Back at the apartment, I dove into the charlotte. It was absolutely heavenly. And they are such fun to make, but I haven’t made one in ages. I will definitely be baking them when I get home. I will make perfect little charlottes and I shall do it with ladyfingers as it should be! It was delicious and I devoured it.

Now it was time for my meringue. I looked at it awhile. I had never seen anything like it. I wasn’t sure what to expect, but I did not expect to have a foodgasm. I have not had many of them, but this was exceptional. Crispy, perfect meringues, with chocolate cream in the center, with more cream on the outside and then rolled in more chocolate. Sweet Jesus, I’m drooling right now thinking of it. I need more. I’m going back for all the flavors…in multiples. Look at it! LOOK AT IT!

Jessica and I went up the road to a different Métro so that we wouldn’t have to switch trains as we made our way to Belleville for the second part of our adventures. For half of the walk we were behind two girls who spoke loudly in English about all the macarons they had tried and what they thought of them. They loved Ladurée. I wanted to say, “Bitches, is you crazy? Get yourself to Pierre or McCafé, or give it up. Holla at ur boie.” I’m really a ghetto snob about macarons.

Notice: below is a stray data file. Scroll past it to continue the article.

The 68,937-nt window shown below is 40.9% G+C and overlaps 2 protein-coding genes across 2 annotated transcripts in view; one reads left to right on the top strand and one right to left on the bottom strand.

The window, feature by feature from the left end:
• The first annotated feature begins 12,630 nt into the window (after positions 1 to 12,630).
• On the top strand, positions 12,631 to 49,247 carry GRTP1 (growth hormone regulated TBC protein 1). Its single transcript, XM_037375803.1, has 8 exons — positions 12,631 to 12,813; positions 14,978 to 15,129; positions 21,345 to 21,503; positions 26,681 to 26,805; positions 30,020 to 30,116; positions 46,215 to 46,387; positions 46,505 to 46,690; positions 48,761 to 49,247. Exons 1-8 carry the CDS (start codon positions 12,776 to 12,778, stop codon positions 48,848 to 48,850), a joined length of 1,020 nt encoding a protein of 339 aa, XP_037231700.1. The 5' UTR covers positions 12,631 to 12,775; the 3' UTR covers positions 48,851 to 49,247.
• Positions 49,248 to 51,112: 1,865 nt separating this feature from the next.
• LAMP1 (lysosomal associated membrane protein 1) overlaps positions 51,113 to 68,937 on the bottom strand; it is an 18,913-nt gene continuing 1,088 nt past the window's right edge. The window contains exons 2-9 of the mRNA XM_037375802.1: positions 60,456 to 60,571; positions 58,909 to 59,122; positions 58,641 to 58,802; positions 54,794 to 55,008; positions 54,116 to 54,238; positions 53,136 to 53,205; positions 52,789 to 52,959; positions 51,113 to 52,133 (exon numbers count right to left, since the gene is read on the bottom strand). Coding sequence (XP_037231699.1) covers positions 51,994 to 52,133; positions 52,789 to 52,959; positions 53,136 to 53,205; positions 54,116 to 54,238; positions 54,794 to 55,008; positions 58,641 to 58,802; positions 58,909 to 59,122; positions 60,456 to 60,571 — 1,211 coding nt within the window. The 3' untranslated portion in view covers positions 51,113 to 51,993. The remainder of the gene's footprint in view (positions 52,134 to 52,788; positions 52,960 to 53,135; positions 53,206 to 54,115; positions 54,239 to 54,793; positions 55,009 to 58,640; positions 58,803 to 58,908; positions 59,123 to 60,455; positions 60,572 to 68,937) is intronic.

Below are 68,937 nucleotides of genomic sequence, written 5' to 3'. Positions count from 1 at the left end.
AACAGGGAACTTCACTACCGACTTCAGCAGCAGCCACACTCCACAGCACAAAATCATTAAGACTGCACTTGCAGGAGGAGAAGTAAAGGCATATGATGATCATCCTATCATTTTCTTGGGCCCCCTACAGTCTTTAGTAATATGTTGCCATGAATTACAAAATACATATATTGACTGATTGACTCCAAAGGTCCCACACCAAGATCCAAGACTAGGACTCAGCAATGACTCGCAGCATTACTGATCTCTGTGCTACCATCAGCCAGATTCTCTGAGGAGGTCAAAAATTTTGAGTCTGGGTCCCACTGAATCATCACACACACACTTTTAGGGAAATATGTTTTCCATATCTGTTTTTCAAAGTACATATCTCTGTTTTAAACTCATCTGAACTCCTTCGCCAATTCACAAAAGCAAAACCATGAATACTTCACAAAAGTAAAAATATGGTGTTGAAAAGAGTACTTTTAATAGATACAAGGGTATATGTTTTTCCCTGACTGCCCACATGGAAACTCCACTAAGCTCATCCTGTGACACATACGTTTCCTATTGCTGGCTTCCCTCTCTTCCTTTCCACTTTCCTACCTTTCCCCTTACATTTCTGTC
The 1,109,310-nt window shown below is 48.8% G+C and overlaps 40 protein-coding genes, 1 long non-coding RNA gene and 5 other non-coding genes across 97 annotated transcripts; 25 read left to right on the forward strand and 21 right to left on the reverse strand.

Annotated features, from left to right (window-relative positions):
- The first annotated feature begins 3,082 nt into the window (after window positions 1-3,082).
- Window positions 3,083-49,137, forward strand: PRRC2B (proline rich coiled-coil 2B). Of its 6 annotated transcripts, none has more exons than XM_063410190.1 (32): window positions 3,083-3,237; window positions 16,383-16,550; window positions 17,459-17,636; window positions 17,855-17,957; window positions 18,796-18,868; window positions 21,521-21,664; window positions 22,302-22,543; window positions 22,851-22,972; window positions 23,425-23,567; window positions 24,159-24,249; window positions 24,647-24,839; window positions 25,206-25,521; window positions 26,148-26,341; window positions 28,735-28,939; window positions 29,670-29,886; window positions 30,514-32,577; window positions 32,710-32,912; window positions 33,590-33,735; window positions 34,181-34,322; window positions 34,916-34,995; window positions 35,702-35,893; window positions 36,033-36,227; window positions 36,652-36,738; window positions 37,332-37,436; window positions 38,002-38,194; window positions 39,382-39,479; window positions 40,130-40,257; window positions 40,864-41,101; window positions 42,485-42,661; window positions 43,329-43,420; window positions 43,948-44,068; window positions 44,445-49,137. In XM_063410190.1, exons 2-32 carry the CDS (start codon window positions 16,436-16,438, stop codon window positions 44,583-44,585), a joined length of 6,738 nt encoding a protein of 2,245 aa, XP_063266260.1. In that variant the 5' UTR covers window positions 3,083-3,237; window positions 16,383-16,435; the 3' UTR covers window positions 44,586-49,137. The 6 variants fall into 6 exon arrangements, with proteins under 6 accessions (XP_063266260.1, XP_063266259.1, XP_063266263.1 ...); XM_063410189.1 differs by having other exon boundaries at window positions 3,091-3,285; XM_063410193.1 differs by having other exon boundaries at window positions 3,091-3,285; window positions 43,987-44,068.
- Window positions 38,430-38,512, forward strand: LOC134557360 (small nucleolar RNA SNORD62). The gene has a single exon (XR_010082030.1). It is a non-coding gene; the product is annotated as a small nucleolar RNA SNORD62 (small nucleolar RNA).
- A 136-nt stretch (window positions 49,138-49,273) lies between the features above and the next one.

It wasn’t a long journey to Belleville and I was amazed at the clear view of the Eiffel Tower down the rue de Belleville. I had not expected that at all. We took the wrong road and ended up wandering down a particularly boring road. There was a Picard, though, so we popped in there. So many interesting things, but I didn’t partake as they should remain frozen and I was not going to be back in the apartment for a while.

After rerouting ourselves, we quickly found number seventy-two. It was a delight for me to see. Legend has it that Édith Piaf was literally born on the step of this building. Her birth certificate claims that she was born in the Belleville Hospital, but we all know birth certificates lie. (Holla at the Donald Trump/Barack Obama reference/joke!) It was an incredibly unassuming place, not peaceful nor beautiful. I couldn’t imagine her walking along the roads singing for coins, but she did. Gosh, I love Édith.